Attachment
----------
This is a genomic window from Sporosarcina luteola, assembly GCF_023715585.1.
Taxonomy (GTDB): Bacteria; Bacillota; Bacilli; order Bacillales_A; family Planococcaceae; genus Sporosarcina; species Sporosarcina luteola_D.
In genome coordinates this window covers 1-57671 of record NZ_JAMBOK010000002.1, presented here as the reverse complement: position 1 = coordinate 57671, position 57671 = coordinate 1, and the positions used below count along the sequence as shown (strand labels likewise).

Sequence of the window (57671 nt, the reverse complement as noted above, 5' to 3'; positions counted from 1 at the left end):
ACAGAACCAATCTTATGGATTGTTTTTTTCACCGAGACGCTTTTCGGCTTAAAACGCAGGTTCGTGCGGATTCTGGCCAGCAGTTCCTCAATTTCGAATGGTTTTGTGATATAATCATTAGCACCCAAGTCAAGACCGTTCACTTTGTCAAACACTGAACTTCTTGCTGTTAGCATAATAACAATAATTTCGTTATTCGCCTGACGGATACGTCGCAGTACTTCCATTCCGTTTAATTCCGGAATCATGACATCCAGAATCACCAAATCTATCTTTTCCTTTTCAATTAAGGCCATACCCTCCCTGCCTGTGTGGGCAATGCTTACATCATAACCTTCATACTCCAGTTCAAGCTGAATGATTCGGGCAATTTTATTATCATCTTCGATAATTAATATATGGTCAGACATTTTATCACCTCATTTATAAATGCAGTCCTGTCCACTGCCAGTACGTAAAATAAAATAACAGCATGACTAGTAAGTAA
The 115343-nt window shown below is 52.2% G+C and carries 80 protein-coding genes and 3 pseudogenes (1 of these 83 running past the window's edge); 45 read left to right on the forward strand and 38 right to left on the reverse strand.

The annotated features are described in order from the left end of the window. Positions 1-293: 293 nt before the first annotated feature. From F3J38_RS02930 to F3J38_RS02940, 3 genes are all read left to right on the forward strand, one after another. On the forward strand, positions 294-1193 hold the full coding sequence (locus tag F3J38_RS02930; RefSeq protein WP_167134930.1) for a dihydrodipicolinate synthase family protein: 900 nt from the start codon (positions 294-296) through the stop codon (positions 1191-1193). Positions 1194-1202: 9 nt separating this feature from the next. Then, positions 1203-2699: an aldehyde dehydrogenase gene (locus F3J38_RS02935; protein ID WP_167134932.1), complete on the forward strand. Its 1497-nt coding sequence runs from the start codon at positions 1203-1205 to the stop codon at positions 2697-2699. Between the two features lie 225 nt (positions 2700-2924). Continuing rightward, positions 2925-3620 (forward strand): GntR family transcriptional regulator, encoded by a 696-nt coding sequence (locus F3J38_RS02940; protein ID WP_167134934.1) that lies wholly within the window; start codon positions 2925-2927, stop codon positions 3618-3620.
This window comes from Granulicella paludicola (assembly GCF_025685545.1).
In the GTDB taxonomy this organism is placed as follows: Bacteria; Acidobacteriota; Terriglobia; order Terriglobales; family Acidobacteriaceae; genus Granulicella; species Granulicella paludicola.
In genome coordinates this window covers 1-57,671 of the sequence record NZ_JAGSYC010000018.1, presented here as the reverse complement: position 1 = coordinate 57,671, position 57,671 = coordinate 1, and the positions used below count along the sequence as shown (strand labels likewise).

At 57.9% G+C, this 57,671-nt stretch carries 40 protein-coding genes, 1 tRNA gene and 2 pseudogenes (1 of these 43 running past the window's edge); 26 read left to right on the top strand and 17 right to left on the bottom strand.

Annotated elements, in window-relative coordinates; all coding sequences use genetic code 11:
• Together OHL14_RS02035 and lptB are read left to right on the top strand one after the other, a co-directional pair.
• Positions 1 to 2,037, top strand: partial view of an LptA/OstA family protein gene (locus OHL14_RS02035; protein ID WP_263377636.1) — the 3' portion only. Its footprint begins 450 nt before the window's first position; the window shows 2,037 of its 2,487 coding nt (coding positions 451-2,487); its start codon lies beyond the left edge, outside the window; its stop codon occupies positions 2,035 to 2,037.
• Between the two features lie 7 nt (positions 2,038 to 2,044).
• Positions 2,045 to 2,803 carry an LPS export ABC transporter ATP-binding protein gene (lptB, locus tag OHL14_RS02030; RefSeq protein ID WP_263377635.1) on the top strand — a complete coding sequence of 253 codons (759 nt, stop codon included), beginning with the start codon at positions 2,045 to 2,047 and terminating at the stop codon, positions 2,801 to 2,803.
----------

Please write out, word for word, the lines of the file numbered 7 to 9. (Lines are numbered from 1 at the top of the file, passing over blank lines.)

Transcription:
The annotated features are described in order from the left end of the window. Positions 1-293: 293 nt before the first annotated feature. From F3J38_RS02930 to F3J38_RS02940, 3 genes are all read left to right on the forward strand, one after another. On the forward strand, positions 294-1193 hold the full coding sequence (locus tag F3J38_RS02930; RefSeq protein WP_167134930.1) for a dihydrodipicolinate synthase family protein: 900 nt from the start codon (positions 294-296) through the stop codon (positions 1191-1193). Positions 1194-1202: 9 nt separating this feature from the next. Then, positions 1203-2699: an aldehyde dehydrogenase gene (locus F3J38_RS02935; protein ID WP_167134932.1), complete on the forward strand. Its 1497-nt coding sequence runs from the start codon at positions 1203-1205 to the stop codon at positions 2697-2699. Between the two features lie 225 nt (positions 2700-2924). Continuing rightward, positions 2925-3620 (forward strand): GntR family transcriptional regulator, encoded by a 696-nt coding sequence (locus F3J38_RS02940; protein ID WP_167134934.1) that lies wholly within the window; start codon positions 2925-2927, stop codon positions 3618-3620.
This window comes from Granulicella paludicola (assembly GCF_025685545.1).
In the GTDB taxonomy this organism is placed as follows: Bacteria; Acidobacteriota; Terriglobia; order Terriglobales; family Acidobacteriaceae; genus Granulicella; species Granulicella paludicola.